THE BLOG

In The Public Interest: Trouble in Toyland

11/24/2010 03:29 pm ET | Updated May 25, 2011

Friday marks the first big shopping day of the holiday season. On "Black Friday," consumers will begin lining up outside the malls and big box stores in the wee hours of the morning in the hope of purchasing the hot new toy for the child in their lives.

For 25 years, U.S. PIRG's Trouble in Toyland report has reminded consumers that, even in our hurry to fulfill the wishes on holiday lists, we have to keep safety in mind by providing examples of potential toy hazards on store shelves. Our Tips for Toy Safety provide a good guide for shopping for children.

The good news is that we've taken major steps forward in keeping kids safer.

The bad news is that there are still hazards in the toy box. In our report, we highlighted the limitations of existing standards for choking and toxic hazards.

DC area mom Jennifer Tapper knows firsthand that children can choke on toys that pass the federal government's standard for "small parts."

Jennifer called U.S. PIRG in October to tell us about the "Baby's First Train" that her son Jack received for his first birthday.

At first glance, it's a great toy for a one year old -- bright primary colors and simple construction.

Unfortunately the train has removable blocks that are just a fraction of an inch longer than the Consumer Product Safety Commission's "small parts" standard.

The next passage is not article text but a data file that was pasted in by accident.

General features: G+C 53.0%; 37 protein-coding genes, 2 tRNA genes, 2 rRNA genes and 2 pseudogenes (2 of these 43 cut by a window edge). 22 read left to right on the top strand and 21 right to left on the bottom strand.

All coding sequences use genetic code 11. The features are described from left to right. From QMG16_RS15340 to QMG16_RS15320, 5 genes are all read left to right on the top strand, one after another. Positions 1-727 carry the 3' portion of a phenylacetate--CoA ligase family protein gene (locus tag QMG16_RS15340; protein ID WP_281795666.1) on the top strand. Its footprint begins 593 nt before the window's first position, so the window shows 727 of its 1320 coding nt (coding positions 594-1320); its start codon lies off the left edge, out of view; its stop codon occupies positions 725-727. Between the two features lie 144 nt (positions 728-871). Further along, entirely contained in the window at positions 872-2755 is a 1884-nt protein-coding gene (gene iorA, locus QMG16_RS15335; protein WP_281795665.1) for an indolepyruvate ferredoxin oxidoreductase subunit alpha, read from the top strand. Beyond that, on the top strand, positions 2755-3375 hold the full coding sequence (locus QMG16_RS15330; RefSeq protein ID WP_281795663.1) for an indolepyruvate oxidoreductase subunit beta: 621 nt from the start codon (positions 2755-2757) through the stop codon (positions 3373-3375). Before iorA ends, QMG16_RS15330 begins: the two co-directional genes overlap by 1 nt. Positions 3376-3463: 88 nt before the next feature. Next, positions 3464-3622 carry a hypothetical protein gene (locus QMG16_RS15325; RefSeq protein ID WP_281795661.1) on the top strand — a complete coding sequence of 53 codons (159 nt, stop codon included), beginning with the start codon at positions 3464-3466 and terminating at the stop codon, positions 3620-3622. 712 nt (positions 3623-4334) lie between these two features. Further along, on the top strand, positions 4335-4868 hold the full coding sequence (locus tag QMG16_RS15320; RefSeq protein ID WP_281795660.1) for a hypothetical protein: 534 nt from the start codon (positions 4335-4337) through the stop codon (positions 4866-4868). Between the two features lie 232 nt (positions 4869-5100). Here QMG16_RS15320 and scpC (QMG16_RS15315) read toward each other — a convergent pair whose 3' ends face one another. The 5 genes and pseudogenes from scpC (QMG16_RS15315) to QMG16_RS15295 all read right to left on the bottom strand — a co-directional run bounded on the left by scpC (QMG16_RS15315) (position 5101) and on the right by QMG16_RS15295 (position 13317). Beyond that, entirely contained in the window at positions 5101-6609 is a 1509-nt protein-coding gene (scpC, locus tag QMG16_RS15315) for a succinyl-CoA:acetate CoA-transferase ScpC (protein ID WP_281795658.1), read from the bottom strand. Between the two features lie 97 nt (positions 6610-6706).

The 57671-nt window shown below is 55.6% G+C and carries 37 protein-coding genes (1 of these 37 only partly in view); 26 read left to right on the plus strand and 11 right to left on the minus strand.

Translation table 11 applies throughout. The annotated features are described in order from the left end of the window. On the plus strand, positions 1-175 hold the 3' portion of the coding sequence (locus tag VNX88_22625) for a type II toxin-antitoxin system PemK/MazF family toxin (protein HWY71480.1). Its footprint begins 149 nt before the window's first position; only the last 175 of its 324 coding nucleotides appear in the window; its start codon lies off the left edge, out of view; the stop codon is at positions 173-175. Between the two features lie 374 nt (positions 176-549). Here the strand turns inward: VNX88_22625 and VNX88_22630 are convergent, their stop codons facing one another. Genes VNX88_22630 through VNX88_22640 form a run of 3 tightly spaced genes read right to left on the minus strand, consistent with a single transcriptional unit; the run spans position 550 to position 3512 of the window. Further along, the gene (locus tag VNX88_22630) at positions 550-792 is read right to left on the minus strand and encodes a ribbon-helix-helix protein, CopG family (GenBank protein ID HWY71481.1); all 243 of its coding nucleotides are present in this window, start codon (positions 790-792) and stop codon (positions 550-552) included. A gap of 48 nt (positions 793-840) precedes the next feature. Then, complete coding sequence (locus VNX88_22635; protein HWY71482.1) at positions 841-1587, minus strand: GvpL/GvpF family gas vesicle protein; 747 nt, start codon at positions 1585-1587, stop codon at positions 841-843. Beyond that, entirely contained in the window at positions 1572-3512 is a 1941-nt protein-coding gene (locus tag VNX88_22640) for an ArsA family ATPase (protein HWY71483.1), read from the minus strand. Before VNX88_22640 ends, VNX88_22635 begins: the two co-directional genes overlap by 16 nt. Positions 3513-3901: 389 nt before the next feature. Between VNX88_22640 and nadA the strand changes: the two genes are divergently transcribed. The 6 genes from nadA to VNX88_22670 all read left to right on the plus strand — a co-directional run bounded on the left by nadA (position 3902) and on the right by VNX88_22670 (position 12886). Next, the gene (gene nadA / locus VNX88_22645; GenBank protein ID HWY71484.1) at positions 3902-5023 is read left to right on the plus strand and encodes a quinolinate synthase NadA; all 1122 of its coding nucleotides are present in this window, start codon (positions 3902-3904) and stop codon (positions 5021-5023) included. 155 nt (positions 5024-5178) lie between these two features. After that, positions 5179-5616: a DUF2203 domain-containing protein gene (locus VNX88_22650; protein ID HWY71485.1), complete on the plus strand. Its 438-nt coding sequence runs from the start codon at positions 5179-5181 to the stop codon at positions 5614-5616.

Jack played with the train like any curious toddler would -- he took out the blocks and put one in his mouth.

It's fortunate that Jennifer saw Jack choking on the block and took quick action to perform the Heimlich maneuver. Her pediatrician told her that, had she looked away, she never would have heard him and he would have tried to push the toy further down his throat causing it to get stuck and block his airway. She told her that he could have died.

Other parents' stories don't end as well. Between 2005 and 2009, 41 children died choking on toys, small parts of toys, balloons or balls.

Thoughts of what might have happened to Jack drove Jennifer to take action. She called the company. She called the Consumer Product Safety Commission. She called U.S. PIRG.

We found the train still available for sale and included it in our annual list of potential toy hazards.

To be clear, the train does NOT violate the CPSC's small parts standard. And that's the problem.

For years, we have called on the CPSC to make the standards for small parts larger and more protective of children. We have told parents to use a more reliable test of whether a toy poses a choking hazard -- an empty toilet paper roll. If a toy or part of a toy fits in that tube, it is too small for a child under 3.

Admittedly this rule of thumb is not all that scientific, but in the absence of a more protective standard, it's the best advice we can give to consumers.

The best advice we can give to the CPSC and to toy manufacturers is that, when it comes to toddlers who put everything in their mouth, bigger is better. This week, we once again called on the CPSC to make their "small parts" choking test more protective.

Consumers can join our call for the CPSC to better protect young children from choking hazards by signing our on-line petition at www.toysafety.net.